I wanted a change. I got what I wanted, and it is hell. I chose to move from San Francisco, California, straight to Green Bay, Wisconsin, for another internship. This one is for a local newspaper.
The contrast between the vibrant online newsroom and the drab, depressing print one is stark. I like my coworkers, but they do not seem happy. There is one Internet connection, on a battered Windows 3.1 PC. I cover city council meetings and make a lot of phone calls.
On the other hand, I write many stories and cover the presidential election. I moderate focus groups consisting of Green Bay townsfolk on opposite sides of the political spectrum. I love moderating focus groups. I write about the shortage of food at the Red Cross — and donations roll in. I get to make a difference.
But I decide I will never work for a newspaper. I base this decision on one incident that — perhaps disproportionately — colors my perception. I am sitting at my desk, researching a story, when my editor approaches. A young teacher who was several months pregnant has died of an aneurysm. My mission: Call her family and get the story, then write a thoughtful and touching piece.
I sit at my desk for twenty minutes, staring at the phone. I want to get up and walk out, but I feel rooted to the spot. I do not realize that I can refuse the assignment. I am 20 and inexperienced in these things. I pick up the phone. Dial a number. A man answers. “Hello,” I say. “I’m calling from the Green Bay [paper]. I’m sorry for your loss. Do you think you can give me a couple of quotes about C_____?”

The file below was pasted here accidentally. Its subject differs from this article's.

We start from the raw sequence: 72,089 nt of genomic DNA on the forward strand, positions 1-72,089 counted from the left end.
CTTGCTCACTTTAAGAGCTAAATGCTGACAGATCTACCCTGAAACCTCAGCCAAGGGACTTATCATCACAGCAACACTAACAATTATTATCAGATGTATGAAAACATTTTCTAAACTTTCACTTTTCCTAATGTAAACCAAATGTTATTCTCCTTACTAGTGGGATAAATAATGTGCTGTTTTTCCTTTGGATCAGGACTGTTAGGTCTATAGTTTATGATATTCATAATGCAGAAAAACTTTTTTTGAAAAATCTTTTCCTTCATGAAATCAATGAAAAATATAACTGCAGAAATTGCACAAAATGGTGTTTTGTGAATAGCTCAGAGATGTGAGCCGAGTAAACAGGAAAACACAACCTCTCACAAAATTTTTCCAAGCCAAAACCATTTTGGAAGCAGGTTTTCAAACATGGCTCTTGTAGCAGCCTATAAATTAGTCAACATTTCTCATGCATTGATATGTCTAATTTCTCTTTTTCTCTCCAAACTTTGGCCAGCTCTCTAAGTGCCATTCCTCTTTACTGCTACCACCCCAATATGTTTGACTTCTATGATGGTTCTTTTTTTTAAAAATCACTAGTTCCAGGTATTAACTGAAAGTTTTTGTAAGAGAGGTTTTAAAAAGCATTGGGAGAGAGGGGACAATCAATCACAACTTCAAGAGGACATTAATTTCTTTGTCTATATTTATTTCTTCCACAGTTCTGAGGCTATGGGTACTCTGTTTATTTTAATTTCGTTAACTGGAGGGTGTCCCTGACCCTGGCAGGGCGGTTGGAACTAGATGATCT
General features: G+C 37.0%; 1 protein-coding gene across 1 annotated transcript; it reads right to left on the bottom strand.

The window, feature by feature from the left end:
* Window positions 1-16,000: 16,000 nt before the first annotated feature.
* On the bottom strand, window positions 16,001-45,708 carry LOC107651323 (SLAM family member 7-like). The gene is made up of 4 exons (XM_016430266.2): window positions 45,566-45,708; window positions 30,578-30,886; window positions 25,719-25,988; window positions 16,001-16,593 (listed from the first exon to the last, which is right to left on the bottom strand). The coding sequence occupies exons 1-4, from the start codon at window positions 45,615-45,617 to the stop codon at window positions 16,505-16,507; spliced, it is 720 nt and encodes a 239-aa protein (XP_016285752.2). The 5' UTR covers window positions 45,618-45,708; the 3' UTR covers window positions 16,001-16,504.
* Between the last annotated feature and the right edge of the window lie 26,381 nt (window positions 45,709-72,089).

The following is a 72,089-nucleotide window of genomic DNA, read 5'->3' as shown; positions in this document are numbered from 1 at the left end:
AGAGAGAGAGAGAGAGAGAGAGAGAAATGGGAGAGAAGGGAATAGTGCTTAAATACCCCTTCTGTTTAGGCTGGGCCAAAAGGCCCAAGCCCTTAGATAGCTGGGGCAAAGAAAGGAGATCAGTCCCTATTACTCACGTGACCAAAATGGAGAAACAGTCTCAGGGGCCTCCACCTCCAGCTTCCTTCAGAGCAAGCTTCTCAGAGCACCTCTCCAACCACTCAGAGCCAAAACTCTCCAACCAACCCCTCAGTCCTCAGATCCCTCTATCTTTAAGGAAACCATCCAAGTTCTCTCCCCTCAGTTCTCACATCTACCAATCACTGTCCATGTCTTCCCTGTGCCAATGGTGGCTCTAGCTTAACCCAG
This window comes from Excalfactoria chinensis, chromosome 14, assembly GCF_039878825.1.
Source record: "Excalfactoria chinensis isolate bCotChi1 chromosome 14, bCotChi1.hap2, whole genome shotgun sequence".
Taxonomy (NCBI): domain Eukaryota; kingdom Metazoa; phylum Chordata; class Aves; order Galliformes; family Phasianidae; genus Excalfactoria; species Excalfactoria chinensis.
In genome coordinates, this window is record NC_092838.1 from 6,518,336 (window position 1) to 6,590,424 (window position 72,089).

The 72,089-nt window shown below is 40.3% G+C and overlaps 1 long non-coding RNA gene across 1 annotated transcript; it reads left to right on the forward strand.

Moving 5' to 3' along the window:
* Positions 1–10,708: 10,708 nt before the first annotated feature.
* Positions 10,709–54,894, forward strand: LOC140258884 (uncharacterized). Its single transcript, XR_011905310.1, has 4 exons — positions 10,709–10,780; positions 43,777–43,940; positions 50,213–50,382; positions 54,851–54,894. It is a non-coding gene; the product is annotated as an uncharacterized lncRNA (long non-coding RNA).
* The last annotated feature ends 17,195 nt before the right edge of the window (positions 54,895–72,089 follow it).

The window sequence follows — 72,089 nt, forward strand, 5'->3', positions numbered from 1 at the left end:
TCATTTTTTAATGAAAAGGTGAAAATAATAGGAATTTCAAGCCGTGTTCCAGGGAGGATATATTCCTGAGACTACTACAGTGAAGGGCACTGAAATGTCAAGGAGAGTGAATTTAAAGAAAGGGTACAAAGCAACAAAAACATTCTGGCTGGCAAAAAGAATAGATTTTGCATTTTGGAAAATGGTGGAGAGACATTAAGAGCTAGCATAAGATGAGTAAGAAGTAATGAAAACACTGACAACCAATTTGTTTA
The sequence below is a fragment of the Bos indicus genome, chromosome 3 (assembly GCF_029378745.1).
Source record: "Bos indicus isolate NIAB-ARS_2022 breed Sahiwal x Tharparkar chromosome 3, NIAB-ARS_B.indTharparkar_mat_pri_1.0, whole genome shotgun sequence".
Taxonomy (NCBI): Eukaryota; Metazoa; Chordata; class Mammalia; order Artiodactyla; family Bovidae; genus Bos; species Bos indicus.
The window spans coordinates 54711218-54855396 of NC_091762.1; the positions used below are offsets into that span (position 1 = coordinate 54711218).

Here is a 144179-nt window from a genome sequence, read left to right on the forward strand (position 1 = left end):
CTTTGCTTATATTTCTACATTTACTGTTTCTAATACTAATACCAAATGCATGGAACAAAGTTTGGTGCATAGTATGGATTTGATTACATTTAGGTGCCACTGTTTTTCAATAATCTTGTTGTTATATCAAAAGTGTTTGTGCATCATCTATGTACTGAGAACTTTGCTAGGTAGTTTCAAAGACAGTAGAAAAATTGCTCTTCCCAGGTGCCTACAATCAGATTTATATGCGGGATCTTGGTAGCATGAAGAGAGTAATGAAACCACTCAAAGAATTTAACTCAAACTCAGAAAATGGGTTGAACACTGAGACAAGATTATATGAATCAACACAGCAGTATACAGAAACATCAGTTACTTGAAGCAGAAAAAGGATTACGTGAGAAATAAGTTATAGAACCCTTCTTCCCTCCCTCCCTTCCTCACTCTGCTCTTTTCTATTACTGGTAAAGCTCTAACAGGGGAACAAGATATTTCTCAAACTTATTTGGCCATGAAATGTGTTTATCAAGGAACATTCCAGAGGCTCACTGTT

He hangs up. I feel like standing and applauding. (The story works out, with quotes from the woman’s coworkers who really want to talk about how wonderful she was.)
During this internship, I am living in a hotel. I originally signed up for a cruddy apartment owned by the Green Bay Holiday Inn. I was to pay $600 per month to live in a marginal neighborhood within walking distance of the paper’s headquarters. When I went to the check-in counter to pick up my keys, they told me the previous tenant had decided not to move out. He might leave in six weeks, but they just couldn’t say.
My dad was my savior. He got angry. He insisted that I needed a safe place to stay. The hotel caved, no doubt fearing a lawsuit if they turned me away and I was later killed or attacked while living in a less suitable location.
I pay $600 a month. I live in a hotel room. With daily maid service and readily available room service. I get so sick of their menu that I go to the Taco Bell at the mall across the street for variety.
The Green Bay Packers rock the house. The hotel is always sold out, with revelers shouting at their TV sets and populating sports bars. I am a drain on the hotel’s revenue. I am as glad as they are when I leave.